Piracy, regulation hit Vietnam software industry

Heavy regulation and untrammelled piracy are threatening Vietnam's fledgling software industry, according to local developers who attended last week's Vietnam Computerworld Expo.

At the exhibition, local software houses clubbed together to set up a Vietnamese software pavilion. But they admitted there were few new products being demonstrated. Software companies currently pay 4 per cent tax on sales and 45 per cent on profits, which acts as a strong deterrent to developers, according to one exhibitor.

"How can we develop new products when we are only barely surviving this tax burden?" said a senior executive of the local Lac Viet software house, who asked not to be named. "And yet the government says it regards software as a key economic sector."

In a government report issued last month, software development was picked as a focus for Vietnam's IT industry. Many of the products will be used to boost industry as a whole, according to Nguyen Trong, director of Ho Chi Minh City's Centre of Scientific and Technical Information (CESTI).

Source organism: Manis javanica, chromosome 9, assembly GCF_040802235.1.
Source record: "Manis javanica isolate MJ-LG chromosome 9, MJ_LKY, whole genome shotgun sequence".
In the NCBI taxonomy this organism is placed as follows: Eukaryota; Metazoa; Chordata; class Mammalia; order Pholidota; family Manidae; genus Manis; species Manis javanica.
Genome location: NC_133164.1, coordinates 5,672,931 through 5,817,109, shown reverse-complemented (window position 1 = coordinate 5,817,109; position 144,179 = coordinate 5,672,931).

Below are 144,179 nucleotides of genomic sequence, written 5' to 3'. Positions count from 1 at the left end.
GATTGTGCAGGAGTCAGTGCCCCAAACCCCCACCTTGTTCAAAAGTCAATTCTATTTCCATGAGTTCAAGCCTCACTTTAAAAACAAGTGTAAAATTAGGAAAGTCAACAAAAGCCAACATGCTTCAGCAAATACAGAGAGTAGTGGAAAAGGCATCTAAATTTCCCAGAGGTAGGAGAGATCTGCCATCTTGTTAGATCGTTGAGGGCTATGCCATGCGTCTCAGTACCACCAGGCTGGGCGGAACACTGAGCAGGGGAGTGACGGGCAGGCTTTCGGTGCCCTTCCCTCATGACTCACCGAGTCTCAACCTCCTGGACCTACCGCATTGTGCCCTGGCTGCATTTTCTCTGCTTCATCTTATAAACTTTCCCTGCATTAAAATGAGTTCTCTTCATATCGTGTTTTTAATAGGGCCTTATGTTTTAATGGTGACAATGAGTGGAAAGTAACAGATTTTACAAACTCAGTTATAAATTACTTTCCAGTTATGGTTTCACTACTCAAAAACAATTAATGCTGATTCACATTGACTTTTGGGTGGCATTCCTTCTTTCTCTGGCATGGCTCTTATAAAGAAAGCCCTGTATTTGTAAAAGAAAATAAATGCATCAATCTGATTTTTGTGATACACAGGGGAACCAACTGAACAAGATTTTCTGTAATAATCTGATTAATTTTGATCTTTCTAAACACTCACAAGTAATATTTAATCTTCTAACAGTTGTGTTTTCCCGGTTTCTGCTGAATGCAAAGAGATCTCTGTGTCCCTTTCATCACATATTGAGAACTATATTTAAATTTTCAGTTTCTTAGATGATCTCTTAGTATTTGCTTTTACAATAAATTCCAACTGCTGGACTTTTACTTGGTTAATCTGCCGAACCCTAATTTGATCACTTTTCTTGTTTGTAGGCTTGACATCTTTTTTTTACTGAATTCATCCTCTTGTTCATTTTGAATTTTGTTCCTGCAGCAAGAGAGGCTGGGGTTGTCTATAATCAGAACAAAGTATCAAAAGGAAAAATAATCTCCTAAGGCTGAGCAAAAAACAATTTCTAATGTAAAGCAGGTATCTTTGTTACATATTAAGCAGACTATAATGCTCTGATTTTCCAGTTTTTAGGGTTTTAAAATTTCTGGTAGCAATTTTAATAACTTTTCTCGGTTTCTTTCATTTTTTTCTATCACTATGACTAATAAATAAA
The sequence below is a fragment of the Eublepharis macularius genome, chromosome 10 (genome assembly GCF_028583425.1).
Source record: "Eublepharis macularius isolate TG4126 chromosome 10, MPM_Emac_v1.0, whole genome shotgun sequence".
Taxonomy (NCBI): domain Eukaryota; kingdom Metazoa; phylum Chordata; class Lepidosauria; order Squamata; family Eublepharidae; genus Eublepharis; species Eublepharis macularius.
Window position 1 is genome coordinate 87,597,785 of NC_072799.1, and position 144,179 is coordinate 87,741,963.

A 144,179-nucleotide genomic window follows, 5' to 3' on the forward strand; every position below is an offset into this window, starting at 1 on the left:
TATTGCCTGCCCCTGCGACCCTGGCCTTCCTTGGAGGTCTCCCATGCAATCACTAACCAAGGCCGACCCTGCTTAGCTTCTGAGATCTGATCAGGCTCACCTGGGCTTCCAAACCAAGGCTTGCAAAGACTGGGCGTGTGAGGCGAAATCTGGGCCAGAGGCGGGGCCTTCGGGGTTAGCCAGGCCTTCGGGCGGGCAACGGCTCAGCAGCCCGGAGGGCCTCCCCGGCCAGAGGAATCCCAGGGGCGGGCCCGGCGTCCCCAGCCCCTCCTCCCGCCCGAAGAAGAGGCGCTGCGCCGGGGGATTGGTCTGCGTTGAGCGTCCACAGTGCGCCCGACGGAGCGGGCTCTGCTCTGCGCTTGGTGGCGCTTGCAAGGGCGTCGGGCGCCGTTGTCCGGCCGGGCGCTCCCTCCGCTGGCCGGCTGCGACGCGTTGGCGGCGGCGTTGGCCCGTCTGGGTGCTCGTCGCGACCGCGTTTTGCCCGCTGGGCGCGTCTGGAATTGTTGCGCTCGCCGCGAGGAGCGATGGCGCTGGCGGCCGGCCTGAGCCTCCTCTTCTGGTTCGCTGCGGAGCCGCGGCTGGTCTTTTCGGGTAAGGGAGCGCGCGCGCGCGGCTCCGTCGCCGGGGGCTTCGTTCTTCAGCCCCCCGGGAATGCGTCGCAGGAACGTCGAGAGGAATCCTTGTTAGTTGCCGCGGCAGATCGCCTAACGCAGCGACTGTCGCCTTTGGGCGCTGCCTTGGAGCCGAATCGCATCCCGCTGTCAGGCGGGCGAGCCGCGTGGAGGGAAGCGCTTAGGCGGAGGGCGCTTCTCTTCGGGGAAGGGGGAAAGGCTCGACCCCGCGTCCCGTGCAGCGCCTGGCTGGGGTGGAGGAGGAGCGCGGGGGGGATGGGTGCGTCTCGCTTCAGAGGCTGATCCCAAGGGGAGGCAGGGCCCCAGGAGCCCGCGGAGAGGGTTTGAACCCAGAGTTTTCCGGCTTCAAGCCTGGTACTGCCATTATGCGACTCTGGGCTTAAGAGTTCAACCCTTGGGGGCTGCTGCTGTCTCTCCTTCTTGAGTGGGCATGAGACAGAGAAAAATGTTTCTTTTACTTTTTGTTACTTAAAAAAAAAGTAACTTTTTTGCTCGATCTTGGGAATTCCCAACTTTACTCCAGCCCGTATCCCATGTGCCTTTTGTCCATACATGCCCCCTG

Another major deterrent to the development of Vietnam's local software industry is software piracy, which affects local companies as much as, if not more than, resource-rich multinationals. The Business Software Alliance (BSA) last year estimated 99 per cent of software in use in Vietnam is pirated, with some foreign joint ventures adopting the same relaxed approach to intellectual property rights as local end users.

Losses due to piracy in Vietnam for 1997, according to BSA, run to about $US200 million for publishing, music and films and anything between $US50 million and $US300 million on computer software and CD-ROMs.